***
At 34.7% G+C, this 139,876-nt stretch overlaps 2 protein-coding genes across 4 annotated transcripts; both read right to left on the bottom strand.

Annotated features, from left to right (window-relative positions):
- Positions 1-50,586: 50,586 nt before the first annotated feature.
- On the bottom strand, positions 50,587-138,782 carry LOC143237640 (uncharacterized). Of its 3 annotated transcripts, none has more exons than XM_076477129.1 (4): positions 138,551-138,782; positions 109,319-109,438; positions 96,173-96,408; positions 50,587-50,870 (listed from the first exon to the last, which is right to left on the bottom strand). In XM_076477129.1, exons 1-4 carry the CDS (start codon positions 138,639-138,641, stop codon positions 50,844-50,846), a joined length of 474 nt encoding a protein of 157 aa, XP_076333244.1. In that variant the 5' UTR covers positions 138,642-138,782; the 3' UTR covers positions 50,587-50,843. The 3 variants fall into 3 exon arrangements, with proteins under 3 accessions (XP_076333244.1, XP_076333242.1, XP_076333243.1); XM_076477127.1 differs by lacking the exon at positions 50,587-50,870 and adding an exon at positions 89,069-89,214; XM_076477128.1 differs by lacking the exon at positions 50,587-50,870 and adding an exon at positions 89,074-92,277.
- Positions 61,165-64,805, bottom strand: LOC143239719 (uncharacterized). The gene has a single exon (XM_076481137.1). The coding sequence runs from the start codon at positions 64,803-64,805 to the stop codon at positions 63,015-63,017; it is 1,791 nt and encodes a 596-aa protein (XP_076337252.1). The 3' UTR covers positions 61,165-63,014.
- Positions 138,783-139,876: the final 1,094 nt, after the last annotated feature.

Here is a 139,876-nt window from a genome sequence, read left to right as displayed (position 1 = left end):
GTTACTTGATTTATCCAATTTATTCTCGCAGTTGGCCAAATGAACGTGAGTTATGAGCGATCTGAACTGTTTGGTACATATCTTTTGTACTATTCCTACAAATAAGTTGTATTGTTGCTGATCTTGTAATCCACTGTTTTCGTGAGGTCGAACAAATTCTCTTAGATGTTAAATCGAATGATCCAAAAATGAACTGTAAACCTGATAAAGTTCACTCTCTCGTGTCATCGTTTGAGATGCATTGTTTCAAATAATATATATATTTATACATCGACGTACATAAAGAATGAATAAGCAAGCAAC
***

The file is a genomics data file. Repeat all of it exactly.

At 34.7% G+C, this 139,876-nt stretch overlaps 2 protein-coding genes across 4 annotated transcripts; both read right to left on the bottom strand.

Annotated features, from left to right (window-relative positions):
- Positions 1-50,586: 50,586 nt before the first annotated feature.
- On the bottom strand, positions 50,587-138,782 carry LOC143237640 (uncharacterized). Of its 3 annotated transcripts, none has more exons than XM_076477129.1 (4): positions 138,551-138,782; positions 109,319-109,438; positions 96,173-96,408; positions 50,587-50,870 (listed from the first exon to the last, which is right to left on the bottom strand). In XM_076477129.1, exons 1-4 carry the CDS (start codon positions 138,639-138,641, stop codon positions 50,844-50,846), a joined length of 474 nt encoding a protein of 157 aa, XP_076333244.1. In that variant the 5' UTR covers positions 138,642-138,782; the 3' UTR covers positions 50,587-50,843. The 3 variants fall into 3 exon arrangements, with proteins under 3 accessions (XP_076333244.1, XP_076333242.1, XP_076333243.1); XM_076477127.1 differs by lacking the exon at positions 50,587-50,870 and adding an exon at positions 89,069-89,214; XM_076477128.1 differs by lacking the exon at positions 50,587-50,870 and adding an exon at positions 89,074-92,277.
- Positions 61,165-64,805, bottom strand: LOC143239719 (uncharacterized). The gene has a single exon (XM_076481137.1). The coding sequence runs from the start codon at positions 64,803-64,805 to the stop codon at positions 63,015-63,017; it is 1,791 nt and encodes a 596-aa protein (XP_076337252.1). The 3' UTR covers positions 61,165-63,014.
- Positions 138,783-139,876: the final 1,094 nt, after the last annotated feature.

Here is a 139,876-nt window from a genome sequence, read left to right as displayed (position 1 = left end):
GTTACTTGATTTATCCAATTTATTCTCGCAGTTGGCCAAATGAACGTGAGTTATGAGCGATCTGAACTGTTTGGTACATATCTTTTGTACTATTCCTACAAATAAGTTGTATTGTTGCTGATCTTGTAATCCACTGTTTTCGTGAGGTCGAACAAATTCTCTTAGATGTTAAATCGAATGATCCAAAAATGAACTGTAAACCTGATAAAGTTCACTCTCTCGTGTCATCGTTTGAGATGCATTGTTTCAAATAATATATATATTTATACATCGACGTACATAAAGAATGAATAAGCAAGCAAC